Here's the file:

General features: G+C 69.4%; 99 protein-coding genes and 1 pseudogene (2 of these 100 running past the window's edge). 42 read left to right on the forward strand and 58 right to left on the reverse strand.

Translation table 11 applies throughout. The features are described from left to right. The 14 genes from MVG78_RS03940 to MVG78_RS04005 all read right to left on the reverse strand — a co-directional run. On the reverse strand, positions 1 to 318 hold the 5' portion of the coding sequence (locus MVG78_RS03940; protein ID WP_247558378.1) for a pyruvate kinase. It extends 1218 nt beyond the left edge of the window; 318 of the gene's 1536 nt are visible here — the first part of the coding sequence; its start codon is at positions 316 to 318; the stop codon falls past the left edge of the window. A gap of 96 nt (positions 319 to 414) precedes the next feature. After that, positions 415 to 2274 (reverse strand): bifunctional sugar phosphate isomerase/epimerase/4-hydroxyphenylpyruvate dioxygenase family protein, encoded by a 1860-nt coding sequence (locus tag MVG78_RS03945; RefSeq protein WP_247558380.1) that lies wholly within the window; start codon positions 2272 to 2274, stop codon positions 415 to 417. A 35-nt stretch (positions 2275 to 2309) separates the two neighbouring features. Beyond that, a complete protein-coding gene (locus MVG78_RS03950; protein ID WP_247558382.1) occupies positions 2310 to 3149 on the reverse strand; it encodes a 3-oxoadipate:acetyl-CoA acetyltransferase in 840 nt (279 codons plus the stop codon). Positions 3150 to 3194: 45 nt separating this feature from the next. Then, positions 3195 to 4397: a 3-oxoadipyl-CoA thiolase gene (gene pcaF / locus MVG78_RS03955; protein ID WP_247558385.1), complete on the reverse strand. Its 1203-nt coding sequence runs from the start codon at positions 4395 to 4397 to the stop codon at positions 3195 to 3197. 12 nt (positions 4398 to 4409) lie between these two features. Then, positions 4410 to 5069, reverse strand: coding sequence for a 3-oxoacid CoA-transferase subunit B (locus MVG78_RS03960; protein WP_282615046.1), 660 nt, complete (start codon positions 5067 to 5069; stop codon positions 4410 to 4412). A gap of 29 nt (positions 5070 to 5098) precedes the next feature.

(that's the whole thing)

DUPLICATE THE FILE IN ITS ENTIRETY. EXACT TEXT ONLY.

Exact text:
General features: G+C 69.4%; 99 protein-coding genes and 1 pseudogene (2 of these 100 running past the window's edge). 42 read left to right on the forward strand and 58 right to left on the reverse strand.

Translation table 11 applies throughout. The features are described from left to right. The 14 genes from MVG78_RS03940 to MVG78_RS04005 all read right to left on the reverse strand — a co-directional run. On the reverse strand, positions 1 to 318 hold the 5' portion of the coding sequence (locus MVG78_RS03940; protein ID WP_247558378.1) for a pyruvate kinase. It extends 1218 nt beyond the left edge of the window; 318 of the gene's 1536 nt are visible here — the first part of the coding sequence; its start codon is at positions 316 to 318; the stop codon falls past the left edge of the window. A gap of 96 nt (positions 319 to 414) precedes the next feature. After that, positions 415 to 2274 (reverse strand): bifunctional sugar phosphate isomerase/epimerase/4-hydroxyphenylpyruvate dioxygenase family protein, encoded by a 1860-nt coding sequence (locus tag MVG78_RS03945; RefSeq protein WP_247558380.1) that lies wholly within the window; start codon positions 2272 to 2274, stop codon positions 415 to 417. A 35-nt stretch (positions 2275 to 2309) separates the two neighbouring features. Beyond that, a complete protein-coding gene (locus MVG78_RS03950; protein ID WP_247558382.1) occupies positions 2310 to 3149 on the reverse strand; it encodes a 3-oxoadipate:acetyl-CoA acetyltransferase in 840 nt (279 codons plus the stop codon). Positions 3150 to 3194: 45 nt separating this feature from the next. Then, positions 3195 to 4397: a 3-oxoadipyl-CoA thiolase gene (gene pcaF / locus MVG78_RS03955; protein ID WP_247558385.1), complete on the reverse strand. Its 1203-nt coding sequence runs from the start codon at positions 4395 to 4397 to the stop codon at positions 3195 to 3197. 12 nt (positions 4398 to 4409) lie between these two features. Then, positions 4410 to 5069, reverse strand: coding sequence for a 3-oxoacid CoA-transferase subunit B (locus MVG78_RS03960; protein WP_282615046.1), 660 nt, complete (start codon positions 5067 to 5069; stop codon positions 4410 to 4412). A gap of 29 nt (positions 5070 to 5098) precedes the next feature.